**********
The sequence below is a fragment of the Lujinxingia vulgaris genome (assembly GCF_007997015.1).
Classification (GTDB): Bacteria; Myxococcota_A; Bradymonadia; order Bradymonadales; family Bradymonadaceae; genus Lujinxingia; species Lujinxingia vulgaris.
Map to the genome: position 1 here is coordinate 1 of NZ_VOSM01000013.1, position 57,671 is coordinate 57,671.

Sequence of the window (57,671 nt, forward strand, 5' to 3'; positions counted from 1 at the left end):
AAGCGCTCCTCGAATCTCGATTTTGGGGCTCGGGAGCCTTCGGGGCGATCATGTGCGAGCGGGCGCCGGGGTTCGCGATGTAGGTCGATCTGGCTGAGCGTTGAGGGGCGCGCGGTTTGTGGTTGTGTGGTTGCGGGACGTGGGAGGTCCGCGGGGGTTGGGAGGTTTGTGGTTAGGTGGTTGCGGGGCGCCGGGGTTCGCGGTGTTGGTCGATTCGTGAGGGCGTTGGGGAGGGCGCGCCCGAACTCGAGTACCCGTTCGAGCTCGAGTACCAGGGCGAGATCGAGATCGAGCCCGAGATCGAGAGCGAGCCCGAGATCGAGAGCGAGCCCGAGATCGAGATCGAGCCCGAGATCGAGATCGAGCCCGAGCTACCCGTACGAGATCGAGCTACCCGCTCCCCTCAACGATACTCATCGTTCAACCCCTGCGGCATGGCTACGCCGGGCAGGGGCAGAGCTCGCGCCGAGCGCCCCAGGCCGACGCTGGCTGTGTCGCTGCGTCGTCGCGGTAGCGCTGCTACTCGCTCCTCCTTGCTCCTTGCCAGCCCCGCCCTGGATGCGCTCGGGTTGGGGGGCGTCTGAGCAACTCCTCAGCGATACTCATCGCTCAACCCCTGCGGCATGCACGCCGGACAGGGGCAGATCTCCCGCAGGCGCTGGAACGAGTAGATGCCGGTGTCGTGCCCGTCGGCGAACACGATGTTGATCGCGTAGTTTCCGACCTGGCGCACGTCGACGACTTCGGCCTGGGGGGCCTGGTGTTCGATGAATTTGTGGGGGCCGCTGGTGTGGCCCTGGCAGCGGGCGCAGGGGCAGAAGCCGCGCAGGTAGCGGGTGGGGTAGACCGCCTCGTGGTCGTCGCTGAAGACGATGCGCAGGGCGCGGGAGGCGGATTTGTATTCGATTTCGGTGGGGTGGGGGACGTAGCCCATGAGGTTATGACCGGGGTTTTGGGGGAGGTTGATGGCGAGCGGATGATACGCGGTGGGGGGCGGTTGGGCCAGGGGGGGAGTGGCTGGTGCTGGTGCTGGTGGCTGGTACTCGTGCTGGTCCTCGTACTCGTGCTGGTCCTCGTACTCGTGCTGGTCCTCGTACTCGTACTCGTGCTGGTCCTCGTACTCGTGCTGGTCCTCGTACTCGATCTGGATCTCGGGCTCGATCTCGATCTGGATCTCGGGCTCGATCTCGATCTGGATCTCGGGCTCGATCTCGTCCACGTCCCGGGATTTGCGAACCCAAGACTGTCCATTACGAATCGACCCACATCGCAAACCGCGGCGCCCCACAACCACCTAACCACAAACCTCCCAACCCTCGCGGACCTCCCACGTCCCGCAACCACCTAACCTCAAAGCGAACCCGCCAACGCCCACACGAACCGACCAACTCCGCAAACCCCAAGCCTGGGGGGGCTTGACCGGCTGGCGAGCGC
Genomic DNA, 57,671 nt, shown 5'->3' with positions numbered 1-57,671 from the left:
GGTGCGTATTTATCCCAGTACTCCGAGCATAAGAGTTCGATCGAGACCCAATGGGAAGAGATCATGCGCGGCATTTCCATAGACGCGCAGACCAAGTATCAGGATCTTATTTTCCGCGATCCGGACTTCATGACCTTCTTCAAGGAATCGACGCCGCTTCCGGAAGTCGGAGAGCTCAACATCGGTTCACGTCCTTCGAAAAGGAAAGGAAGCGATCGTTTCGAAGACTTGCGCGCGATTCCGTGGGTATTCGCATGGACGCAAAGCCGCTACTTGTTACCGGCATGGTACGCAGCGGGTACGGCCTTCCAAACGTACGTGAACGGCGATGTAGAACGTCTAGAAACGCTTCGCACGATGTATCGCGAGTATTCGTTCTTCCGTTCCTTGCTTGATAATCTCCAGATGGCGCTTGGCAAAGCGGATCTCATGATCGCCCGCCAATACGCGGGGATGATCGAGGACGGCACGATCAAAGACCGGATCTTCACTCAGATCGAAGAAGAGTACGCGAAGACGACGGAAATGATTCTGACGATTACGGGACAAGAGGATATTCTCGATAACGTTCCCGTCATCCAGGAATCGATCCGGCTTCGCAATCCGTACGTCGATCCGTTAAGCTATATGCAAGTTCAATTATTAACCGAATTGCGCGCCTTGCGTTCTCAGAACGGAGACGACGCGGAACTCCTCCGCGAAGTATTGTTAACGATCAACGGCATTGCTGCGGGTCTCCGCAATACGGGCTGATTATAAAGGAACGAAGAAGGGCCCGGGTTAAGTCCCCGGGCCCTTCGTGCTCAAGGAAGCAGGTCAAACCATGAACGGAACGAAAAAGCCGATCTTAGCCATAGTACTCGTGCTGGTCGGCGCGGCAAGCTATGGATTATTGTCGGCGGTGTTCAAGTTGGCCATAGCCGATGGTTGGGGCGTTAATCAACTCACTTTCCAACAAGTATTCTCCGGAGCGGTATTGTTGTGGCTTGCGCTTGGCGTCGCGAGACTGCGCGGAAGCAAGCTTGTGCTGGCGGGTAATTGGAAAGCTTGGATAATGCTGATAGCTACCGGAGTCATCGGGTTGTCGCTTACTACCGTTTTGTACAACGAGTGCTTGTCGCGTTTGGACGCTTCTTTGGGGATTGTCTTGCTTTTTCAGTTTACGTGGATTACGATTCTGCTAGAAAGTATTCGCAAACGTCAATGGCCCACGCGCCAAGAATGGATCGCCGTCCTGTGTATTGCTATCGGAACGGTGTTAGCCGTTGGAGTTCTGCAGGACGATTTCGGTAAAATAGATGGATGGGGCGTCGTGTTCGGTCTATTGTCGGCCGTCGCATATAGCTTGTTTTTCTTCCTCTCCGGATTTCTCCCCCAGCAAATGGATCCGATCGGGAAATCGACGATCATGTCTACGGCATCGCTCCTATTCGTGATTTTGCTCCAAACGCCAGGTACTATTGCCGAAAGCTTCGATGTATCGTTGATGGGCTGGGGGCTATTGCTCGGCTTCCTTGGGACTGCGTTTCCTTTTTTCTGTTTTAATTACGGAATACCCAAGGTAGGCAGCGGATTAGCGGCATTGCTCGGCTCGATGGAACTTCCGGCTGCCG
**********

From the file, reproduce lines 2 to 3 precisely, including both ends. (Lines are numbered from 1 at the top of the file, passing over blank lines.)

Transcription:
Classification (GTDB): Bacteria; Myxococcota_A; Bradymonadia; order Bradymonadales; family Bradymonadaceae; genus Lujinxingia; species Lujinxingia vulgaris.
Map to the genome: position 1 here is coordinate 1 of NZ_VOSM01000013.1, position 57,671 is coordinate 57,671.